Continue reading “Super Comics: Sonic Imposter Syndrome – #4”

Super Recaps: Halo – Episode 7

Halo the series is owned by Paramount Plus

Directed by Jessica Lowrey

We’re back with another week of Halo, although I wouldn’t exactly fault you if you thought otherwise. Someone must have heard me complain about the lack of closure for the Kwan Ha/Soren storyline in my recap of the last episode, so now that dynamic duo gets a full hour just to themselves! Now I’ve found the character to be an interesting and welcome addition to the Halo lore, but there’s little doubt that the Kwan Ha storyline has been a mixed bag so far. On the one hand, she was fantastic in the first episode and she gives us an excuse to keep Soren around, but on the other, her story feels rather inconsequential to everything else and she herself hasn’t done much to guide her own narrative; mostly being escorted from place to place to give us updates on the goings-on on Madrigal. Still, the heat she’s been getting from some corners of the fan base has been inordinate and I’m more than happy to see them spend a good chunk of time on it if it means we’ll get to a resolution. Is this just the episode we need to make Kwan Ha and Soren feel like important people in this sprawling narrative, or will they have burned through whatever goodwill they had left by the end of it? Let’s find out!!

The story picks up some time after Kwan Ha (Yerin Ha) escaped from Soren (Bokeem Woodbine) and is still intent on finding the desert mystics who will hopefully help her reignite the rebellion; the same way they helped her father many years ago. The journey is difficult but she eventually makes her way to them while Soren managed to find a way off -planet and back to The Rubble where he’s trying to continue his life as the coolest pirate ever like nothing had happened. For both of them though, they seem to be getting more pushback than they expected as the desert mystics are skeptical of Kwan Ha’s intent of overthrowing the government of Madrigal while Soren has to deal with people whispering about how he returned empty-handed and if it means he’s no longer fit to be their leader. Time is running short for both of them as they need to step up and prove that they shouldn’t be underestimated, but with Vinsher Grath (Burn Gorman) on the hunt for Kwan Ha and a few knives looking to find their way in Soren’s back, is there a way to get through all of this alive even if they do prove themselves as worthwhile leaders? What will Kwan Ha have to do in order for the desert mystics to take her seriously, and what fears from her past will she have to confront in the process? It’s pretty amazing that sci-fi drugs are so good at revealing deep emotional truths about someone; otherwise, it’d seem irresponsible to give this Spice knockoff to a teenager!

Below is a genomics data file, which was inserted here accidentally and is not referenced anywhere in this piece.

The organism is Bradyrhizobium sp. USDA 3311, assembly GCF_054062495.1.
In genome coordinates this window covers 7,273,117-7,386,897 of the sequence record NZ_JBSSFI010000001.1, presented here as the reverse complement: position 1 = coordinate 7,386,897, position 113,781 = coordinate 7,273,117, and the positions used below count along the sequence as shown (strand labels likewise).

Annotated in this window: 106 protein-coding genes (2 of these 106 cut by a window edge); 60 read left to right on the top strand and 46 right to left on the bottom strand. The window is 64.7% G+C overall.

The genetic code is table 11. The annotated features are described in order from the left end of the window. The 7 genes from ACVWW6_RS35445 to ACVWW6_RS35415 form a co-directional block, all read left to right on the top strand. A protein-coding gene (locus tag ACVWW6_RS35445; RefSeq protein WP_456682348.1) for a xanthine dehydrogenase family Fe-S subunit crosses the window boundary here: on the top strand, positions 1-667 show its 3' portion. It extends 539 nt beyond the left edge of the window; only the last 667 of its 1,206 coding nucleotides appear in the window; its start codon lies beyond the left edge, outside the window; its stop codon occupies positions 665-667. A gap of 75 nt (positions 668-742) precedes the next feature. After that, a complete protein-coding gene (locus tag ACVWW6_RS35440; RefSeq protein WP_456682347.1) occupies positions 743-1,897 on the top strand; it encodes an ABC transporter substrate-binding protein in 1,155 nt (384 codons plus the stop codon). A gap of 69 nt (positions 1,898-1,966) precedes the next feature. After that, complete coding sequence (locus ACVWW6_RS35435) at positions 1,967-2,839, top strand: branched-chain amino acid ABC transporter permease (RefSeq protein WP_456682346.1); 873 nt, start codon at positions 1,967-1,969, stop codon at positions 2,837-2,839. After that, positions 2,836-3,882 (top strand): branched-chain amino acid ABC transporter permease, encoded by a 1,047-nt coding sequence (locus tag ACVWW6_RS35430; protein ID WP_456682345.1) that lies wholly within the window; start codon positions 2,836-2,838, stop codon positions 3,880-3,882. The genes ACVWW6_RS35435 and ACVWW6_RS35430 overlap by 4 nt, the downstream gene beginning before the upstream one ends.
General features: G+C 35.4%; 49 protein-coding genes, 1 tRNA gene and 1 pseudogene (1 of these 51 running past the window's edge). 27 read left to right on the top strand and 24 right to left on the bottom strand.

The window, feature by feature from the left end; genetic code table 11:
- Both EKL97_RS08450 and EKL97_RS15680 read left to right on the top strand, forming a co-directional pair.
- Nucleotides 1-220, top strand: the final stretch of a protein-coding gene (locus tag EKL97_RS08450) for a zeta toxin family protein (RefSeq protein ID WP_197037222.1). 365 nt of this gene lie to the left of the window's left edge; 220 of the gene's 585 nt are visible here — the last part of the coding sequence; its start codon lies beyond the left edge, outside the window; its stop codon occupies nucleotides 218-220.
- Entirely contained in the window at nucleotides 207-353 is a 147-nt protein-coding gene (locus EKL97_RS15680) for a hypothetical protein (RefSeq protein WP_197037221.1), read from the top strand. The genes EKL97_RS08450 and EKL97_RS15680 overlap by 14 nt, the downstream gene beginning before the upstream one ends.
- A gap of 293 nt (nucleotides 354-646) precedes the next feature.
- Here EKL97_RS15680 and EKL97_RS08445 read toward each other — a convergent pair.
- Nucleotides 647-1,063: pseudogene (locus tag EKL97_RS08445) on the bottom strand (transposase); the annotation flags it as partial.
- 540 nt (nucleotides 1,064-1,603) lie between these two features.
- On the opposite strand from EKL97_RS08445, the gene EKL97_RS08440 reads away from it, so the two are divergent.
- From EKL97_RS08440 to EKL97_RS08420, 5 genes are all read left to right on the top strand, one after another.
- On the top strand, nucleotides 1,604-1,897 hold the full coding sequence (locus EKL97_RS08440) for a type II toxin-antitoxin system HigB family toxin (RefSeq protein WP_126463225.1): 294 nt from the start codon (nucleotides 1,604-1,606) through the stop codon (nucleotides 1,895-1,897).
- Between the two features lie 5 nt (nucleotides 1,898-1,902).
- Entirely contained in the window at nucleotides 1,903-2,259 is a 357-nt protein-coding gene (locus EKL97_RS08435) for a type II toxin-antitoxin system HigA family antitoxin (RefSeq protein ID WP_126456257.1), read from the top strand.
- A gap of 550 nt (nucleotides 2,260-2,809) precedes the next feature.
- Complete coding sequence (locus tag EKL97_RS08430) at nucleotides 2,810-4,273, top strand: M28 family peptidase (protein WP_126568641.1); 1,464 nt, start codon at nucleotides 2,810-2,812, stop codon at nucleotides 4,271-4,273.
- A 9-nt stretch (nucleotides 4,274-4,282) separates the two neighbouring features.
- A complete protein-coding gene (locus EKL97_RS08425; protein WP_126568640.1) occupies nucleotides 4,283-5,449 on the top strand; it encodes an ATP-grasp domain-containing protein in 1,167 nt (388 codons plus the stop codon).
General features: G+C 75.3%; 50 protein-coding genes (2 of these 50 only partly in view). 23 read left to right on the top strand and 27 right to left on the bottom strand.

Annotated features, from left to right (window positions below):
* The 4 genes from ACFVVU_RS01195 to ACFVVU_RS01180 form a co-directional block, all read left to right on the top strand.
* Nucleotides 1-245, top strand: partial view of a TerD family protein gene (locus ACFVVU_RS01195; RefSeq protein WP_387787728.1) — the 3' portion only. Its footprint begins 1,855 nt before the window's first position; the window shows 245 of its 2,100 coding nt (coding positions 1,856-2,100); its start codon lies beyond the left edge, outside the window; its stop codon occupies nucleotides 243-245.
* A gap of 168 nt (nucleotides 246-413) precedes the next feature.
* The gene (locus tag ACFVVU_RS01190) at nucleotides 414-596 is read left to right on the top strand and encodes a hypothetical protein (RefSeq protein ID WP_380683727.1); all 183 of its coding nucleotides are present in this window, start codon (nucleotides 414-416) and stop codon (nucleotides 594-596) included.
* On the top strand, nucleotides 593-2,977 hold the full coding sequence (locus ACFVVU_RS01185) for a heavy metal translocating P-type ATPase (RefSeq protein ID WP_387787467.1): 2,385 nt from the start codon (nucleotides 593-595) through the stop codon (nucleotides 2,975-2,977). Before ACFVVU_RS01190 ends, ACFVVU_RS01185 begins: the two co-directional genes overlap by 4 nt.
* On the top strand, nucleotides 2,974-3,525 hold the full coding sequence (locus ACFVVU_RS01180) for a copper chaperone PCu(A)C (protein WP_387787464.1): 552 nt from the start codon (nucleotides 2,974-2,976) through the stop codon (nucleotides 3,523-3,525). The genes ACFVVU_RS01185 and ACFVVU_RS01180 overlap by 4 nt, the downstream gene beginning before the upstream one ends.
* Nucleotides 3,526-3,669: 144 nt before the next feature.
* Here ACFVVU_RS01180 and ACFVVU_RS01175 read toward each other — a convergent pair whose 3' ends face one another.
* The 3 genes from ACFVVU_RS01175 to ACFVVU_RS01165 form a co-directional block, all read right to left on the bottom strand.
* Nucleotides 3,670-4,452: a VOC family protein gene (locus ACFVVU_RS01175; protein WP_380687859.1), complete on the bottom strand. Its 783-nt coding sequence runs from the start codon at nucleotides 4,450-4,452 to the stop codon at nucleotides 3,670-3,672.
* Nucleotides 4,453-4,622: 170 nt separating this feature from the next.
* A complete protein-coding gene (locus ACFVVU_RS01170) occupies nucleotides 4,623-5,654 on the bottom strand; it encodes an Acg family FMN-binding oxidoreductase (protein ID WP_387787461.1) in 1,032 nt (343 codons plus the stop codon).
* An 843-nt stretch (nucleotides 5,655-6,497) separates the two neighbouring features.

“Looks like you’ve got a big green boulder to roll, Sisyphus! Good luck!” “Wait, you’re here too? Seriously, what was in that drink!?”
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Cinema Dispatch: Sonic the Hedgehog 2

Sonic the Hedgehog 2 and all the images you see in this review are owned by Paramount Pictures

Directed by Jeff Fowler

The first Sonic movie didn’t really do it for me, but I could at least appreciate the parts of it that were well put together as well as the few flashes of fun Sonic nonsense peppered throughout; especially the song from the credits! I still listen to that pretty regularly and frankly it was all I really needed from Sonic on the big screen. I’ll just keep reading the comics and playing the games over her while Paramount and SEGA keep the brand relevant with run-of-the-mill family movies. Then they started showing trailers for this one that had Knuckles in it and a more game-accurate Eggman, so perhaps they plan to lean harder and harder into the fan service with each subsequent film. It seems to be working since this has already made more money than the original film, but does the deluge of recognizable characters and iconography lead to a better movie, or is this just a cynical attempt to fleece the fans on promises they can’t deliver? Let’s find out!!

Following the events of the first movie, Sonic (Ben Schwartz) is living with Tom and Maddie (James Marsden and Tika Sumpter) and everyone just seems to be cool with the space hedgehog doing his thing throughout the state of Washington. Sure, maybe he’s a little overzealous with his Blue Batman shtick, but who can blame him now that he has full(ish) control of his speed powers? Well, he may just get a bit more than he wished for when Dr. Robotnik (Jim Carrey) manages to escape the mushroom planet with the help of a red Echidna named Knuckles (Idris Elba) and they have a few words for the quip spouting rodent. Fortunately, he’s rescued by another mysterious creature, Tails the fox (Colleen O’Shaughnessey) who fills him in on what’s going on and why Knuckles is after him. Something from Sonic’s past leads directly to an ultimate power known as the Master Emerald and Knuckles is heck bent on finding it while Robotnik is just kind of along for the ride and will probably do something nefarious to everyone by the end of this. With such an unstoppable power at stake, Sonic and Tails must sift through his past to find the pieces necessary for finding the Master Emerald and protecting the world as we know it. Oh, and Tom and Maddie are at a wedding or something; probably not important. Can Sonic and Tails find the Master Emerald before Knuckles and Robotnik release its power upon the world? Why is Knuckles so intent on finding this thing, and how does his past tie in with Sonic’s? Seriously, this seems like a pretty big leap from the last movie! Are we sure that Sonic is ready for something that doesn’t involve slo-mo bar fights and fart jokes?

“So how did you save the world last time?”     “Eh, I mostly sat in a car listening to the radio. This seems a little more involved than that.”
Continue reading “Cinema Dispatch: Sonic the Hedgehog 2”